Trump denounces Democratic investigations and Mueller probe in the Rose Garden

"I don't do cover-ups," the president said, responding to House Speaker Nancy Pelosi's comments earlier.

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By Dartunorro Clark, Hallie Jackson and Alex Moe

President Donald Trump delivered an extensive denunciation of special counsel Robert Mueller’s investigation during a highly unusual appearance in the White House Rose Garden on Wednesday, announcing that he would not work with congressional Democrats as long as they persist in investigating him.

“This whole thing was a take-down attempt of the president of the United States,” Trump said, slamming House Speaker Nancy Pelosi's comment earlier that he was “engaged in a cover-up.”

"I don't do cover-ups," the president said.

Just before he appeared in the Rose Garden, Trump had stormed out of an infrastructure meeting with Democratic leaders, including Pelosi and Senate Minority Leader Chuck Schumer, Democratic sources with knowledge of the meeting said.

"I knew the president was not serious about infrastructure and would find a way out," Pelosi quipped as the president stormed out, according to a Democratic aide.

Underscoring the bitterness between the White House and top Democrats, two sources in the room confirm to NBC News that after Trump left the meeting, White House counselor Kellyanne Conway asked Pelosi a question. It was, according to a White House source in the room, "Respectfully, Madam Speaker, do you have a direct response to the president?"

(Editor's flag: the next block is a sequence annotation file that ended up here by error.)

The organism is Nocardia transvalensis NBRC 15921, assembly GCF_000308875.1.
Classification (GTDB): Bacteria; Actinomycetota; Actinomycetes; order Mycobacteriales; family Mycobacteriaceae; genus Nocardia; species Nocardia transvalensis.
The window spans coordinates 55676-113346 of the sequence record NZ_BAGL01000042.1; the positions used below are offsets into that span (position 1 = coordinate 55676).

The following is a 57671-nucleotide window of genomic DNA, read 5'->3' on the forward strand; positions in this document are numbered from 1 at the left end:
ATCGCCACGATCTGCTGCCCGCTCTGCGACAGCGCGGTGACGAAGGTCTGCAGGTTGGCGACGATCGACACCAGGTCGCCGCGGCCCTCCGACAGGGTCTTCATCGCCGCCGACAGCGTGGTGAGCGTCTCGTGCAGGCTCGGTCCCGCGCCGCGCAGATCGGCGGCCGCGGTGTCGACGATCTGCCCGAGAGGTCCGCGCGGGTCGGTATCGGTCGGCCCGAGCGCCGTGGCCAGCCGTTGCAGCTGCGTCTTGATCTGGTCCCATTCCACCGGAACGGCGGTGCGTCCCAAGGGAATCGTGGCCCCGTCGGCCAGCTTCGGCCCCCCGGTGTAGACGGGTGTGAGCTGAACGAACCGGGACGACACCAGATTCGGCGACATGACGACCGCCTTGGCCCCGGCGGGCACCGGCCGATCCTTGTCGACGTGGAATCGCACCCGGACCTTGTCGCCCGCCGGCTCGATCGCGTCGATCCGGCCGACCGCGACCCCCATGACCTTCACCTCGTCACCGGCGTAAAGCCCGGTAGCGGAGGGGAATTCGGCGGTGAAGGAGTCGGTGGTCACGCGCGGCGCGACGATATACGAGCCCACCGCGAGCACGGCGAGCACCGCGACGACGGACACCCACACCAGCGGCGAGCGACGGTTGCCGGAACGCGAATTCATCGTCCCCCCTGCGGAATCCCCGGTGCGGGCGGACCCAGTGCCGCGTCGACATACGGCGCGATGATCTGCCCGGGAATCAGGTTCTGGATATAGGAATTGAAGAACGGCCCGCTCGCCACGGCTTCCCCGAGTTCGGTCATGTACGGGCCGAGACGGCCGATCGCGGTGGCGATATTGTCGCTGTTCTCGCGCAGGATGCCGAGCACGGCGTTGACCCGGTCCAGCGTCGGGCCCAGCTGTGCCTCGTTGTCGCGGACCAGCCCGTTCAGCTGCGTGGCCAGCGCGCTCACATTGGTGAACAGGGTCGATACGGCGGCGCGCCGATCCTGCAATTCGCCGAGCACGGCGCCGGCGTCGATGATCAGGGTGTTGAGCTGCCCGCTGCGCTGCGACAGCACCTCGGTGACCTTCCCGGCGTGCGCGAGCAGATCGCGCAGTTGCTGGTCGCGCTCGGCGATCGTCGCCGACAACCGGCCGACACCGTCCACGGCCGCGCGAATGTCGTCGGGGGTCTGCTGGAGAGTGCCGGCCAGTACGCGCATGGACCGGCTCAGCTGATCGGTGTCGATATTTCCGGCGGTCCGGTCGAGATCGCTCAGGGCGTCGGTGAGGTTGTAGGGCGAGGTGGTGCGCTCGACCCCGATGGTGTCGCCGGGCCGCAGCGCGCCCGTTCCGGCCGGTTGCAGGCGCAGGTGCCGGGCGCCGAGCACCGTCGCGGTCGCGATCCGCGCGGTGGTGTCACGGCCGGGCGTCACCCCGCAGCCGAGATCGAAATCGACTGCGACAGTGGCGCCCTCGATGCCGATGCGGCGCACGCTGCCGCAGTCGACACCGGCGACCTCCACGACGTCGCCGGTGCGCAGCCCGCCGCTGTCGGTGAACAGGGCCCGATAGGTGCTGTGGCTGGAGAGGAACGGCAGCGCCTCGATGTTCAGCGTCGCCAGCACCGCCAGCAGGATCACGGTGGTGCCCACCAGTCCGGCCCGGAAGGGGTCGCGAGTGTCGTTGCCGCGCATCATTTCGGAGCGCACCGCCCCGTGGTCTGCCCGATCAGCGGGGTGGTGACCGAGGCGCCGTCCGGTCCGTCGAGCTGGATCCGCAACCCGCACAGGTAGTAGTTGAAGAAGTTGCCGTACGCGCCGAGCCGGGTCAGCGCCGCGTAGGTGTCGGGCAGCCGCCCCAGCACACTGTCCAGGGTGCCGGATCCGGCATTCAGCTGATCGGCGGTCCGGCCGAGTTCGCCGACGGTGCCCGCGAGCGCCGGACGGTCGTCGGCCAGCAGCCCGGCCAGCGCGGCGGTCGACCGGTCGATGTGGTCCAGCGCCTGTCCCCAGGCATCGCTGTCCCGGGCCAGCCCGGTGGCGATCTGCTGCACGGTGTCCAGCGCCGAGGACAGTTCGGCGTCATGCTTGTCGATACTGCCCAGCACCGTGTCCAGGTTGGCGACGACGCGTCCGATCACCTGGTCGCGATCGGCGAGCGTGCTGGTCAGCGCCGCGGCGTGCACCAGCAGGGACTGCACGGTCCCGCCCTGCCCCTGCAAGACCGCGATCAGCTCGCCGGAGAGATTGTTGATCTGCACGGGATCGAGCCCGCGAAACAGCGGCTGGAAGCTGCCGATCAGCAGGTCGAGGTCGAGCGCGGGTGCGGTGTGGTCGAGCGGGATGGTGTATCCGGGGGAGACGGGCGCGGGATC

Pelosi responded: "I don't talk to staff. I talk directly to the President."

Conway replied, sarcastically: "That's very pro-woman of you."

A Democratic aide disputed aspects of that account, insisting the Speaker never said she doesn't talk to staff.

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Two Democratic sources with knowledge of the meeting told NBC News that Trump arrived late to the meeting and expressed dismay at Pelosi's "cover-up" comments, calling the remarks inconsiderate. Trump then said, according to the sources, Democrats would need to complete their various investigations before a deal on infrastructure or any other topic would be considered.

Trump said he had intended to sit down with Democratic leaders to discuss the $2 trillion infrastructure plan they had agreed to pursue last month, but that he cut the meeting short.

"I walked into the room and I told Senator Schumer and House Speaker Pelosi, 'I want to do infrastructure, I want to do more than you want to do it,'" Trump said. "'But, you know what? You can't do it under these conditions, get these phony investigations over with.'"

The president, in calls with allies and friends outside the White House, has increasingly been "harping on" how he believes Democrats' unity appears to be unraveling. Trump sees a shift from the first two years of his administration, when he privately and publicly grumbled about his party's lack of unity.

There's a sense that impeachment could embolden the president politically, with some allies pointing to former president Bill Clinton’s rise in approval ratings after congressional Republicans moved to impeach him in the late '90s. And others believe impeachment could allow Democrats to the be the president's political foil on the campaign trial.